Significance: The winter session of the Parliament is postponed from its normal dates from the third week of November to mid-December this year. The delayed winter session of Parliament will be held between December 15 to January 5. It will have 14 sittings over a duration of 22 days. The opposition parties had petitioned the President of India with respect to the issue.
About Parliament: The Parliament is the supreme legislative body of India. The Indian Parliament comprises of the President and the two Houses – RajyaSabha and LokSabha. The President has the power to summon and prorogue either House of Parliament or to dissolve LokSabha. The Parliament is central to the very idea of democracy and was assigned a pivotal role in our Constitution by the founding fathers of the republic.
What Constitution says about sessions in the Parliament?: Article 85 of the Indian constitution says that the gap between two sessions of parliament should not be six months – which means the next session should be called before the completion of six months. It do not lay down any specific dates to begin or end the different sessions of the Parliament.
How the autonomy and significance of the Parliament is reduced over years?:
- Criminalisation of politics: ADR reports that 34% of the MPs in the 2014 Lok Sabha faced criminal charges, as compared with 30% in 2009 and 24% in 2004. The ADR data also show that, across parties, candidates facing criminal charges were more than twice as likely to win as compared to those with a clean record.
- Role of Accountability reduced: It is the function of Parliament to exercise political and financial control over the Executive and to ensure parliamentary surveillance of administration. With the postponing of Parliament sessions, the accountability mechanism is disrupted.
- Attendance: The presence of members of both Houses of Parliament – the LokSabha and the RajyaSabha – is central to their functioning.MPs are the extent of the media’s coverage of this important aspect of parliamentary functioning. On July 21, the RajyaSabha had to be adjourned without completing its business because of an insufficient number of MPs. The functioning of Parliament itself is put under question due to low attendance.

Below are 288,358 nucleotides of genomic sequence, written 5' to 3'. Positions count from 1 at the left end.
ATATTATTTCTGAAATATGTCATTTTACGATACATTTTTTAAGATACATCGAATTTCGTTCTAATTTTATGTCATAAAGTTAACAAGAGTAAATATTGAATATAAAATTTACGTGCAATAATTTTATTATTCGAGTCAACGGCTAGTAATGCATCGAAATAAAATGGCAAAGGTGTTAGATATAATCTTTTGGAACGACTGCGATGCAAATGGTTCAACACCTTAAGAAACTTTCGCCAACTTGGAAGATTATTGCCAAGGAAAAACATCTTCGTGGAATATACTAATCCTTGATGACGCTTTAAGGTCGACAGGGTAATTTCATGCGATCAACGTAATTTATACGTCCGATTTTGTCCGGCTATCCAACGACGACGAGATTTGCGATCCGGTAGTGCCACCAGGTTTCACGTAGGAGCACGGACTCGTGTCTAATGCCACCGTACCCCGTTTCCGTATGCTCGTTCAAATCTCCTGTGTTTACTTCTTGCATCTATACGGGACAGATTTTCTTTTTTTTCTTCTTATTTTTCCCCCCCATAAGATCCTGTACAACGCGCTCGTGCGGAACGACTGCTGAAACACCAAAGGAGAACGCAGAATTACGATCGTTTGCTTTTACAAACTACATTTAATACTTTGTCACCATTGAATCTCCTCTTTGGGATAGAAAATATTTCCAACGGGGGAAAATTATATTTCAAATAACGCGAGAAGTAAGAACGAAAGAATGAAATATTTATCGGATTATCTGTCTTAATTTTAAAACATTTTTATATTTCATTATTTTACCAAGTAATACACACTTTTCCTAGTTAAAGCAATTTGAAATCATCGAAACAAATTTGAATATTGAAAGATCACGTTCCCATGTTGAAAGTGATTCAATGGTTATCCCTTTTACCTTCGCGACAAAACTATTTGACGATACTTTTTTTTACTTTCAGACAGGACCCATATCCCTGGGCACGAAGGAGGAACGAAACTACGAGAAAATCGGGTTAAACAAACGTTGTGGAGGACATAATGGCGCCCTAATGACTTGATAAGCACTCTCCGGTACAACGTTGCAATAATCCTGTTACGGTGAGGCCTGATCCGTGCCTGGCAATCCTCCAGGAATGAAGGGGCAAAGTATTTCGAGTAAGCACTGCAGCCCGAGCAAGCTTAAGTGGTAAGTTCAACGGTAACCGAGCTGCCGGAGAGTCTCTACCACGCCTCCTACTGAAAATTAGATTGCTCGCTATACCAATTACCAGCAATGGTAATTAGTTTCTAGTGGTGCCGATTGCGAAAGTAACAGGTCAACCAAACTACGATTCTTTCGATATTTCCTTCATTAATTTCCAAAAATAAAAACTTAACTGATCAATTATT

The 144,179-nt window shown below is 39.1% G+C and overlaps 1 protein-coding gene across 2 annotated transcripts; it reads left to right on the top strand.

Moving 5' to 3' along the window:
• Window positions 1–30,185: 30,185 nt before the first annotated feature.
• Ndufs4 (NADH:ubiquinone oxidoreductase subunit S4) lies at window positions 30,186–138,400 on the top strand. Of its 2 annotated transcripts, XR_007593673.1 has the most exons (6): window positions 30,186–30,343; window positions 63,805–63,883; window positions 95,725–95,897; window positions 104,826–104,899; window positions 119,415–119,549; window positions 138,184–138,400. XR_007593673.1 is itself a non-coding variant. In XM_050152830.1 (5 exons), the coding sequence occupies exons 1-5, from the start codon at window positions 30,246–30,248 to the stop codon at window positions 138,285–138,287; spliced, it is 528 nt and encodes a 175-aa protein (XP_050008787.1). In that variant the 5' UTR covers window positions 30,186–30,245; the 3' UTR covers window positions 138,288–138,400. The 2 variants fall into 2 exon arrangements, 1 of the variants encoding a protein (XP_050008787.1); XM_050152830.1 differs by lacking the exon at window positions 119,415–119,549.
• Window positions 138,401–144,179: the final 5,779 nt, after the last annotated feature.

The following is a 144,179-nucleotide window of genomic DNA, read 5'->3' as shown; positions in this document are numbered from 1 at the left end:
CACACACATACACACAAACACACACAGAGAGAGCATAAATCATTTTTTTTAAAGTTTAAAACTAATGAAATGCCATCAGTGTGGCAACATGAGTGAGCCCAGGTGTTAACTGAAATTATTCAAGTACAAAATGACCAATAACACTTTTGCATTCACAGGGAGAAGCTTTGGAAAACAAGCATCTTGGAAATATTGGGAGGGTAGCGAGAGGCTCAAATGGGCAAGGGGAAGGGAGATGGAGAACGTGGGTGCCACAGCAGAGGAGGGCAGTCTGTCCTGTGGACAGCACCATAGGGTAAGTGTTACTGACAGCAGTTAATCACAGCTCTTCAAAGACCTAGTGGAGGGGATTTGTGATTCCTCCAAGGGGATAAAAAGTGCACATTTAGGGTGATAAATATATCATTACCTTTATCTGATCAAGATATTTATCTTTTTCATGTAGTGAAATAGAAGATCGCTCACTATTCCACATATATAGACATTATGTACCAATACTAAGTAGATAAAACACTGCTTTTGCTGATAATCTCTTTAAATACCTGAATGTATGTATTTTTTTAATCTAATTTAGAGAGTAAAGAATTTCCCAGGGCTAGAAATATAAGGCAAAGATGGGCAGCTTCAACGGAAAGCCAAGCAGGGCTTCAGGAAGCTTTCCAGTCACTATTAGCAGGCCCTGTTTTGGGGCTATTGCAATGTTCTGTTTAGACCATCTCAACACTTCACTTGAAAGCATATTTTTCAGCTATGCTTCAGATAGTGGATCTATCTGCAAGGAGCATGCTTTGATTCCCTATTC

- Legislation procedure: Laws are often passed in rush with little scrutiny and no follow- up rules. In some cases, it takes sessions together for a bill to become law. Most of the bills are not passed to standing committees for further scrutiny nor put in public domain to have better policy development.Some of the laws are passed as money bills even if they do not qualify to be money bill.
- Debate,discussion and dissent: These are the basic functions of the Parliament needed for a better governance and to ensure collective responsibility. However, often it does not happen as the number of days when the parliament meets and discusses the relevant issues have also gone down.
Reasons for the present state of the Parliament:
- Overlap in priority: Most of the elected members of the party are busy in campaigning for the elections held in the state of Gujarat. The attempt by the executive to subvert the independent function of the legislature and its secretariat is unconstitutional.
- Nexus between politicians and bureaucracy: The undesirable relationship between bureaucracy and political leaders opened the door of criminalisation of politics. Also, inadequate legal mechanisms lead to promoting criminalisation of politics.
- Inadequate penal mechanisms: encourage absenteeism in the Parliament and is a threat to effective parliamentary democracy. In fact , there are only 5 MPs clock 100% attendance in Lok Sabha.
- People representative body to dynastic room: shift ownership of our Parliament from people to few entrenched dynastic oligarchs.Parliamentary hall is treated as drawing room of these oligarchs where everything is taken for granted without any code of conduct.
- Emergence of regional parties and coalition politics: These lead to diversion of matters of high national and political importance to matters of regional importance and also lead to increased use of ordinance which subvert the legislature.
Conclusion: There are multiple threats affecting the functioning of Parliament. While we are justifiably concerned about the delay in the convening of parliament, we must also pay some attention to the slow process of subversion of the legislature by the executive which will break down the edifice of the legislature itself.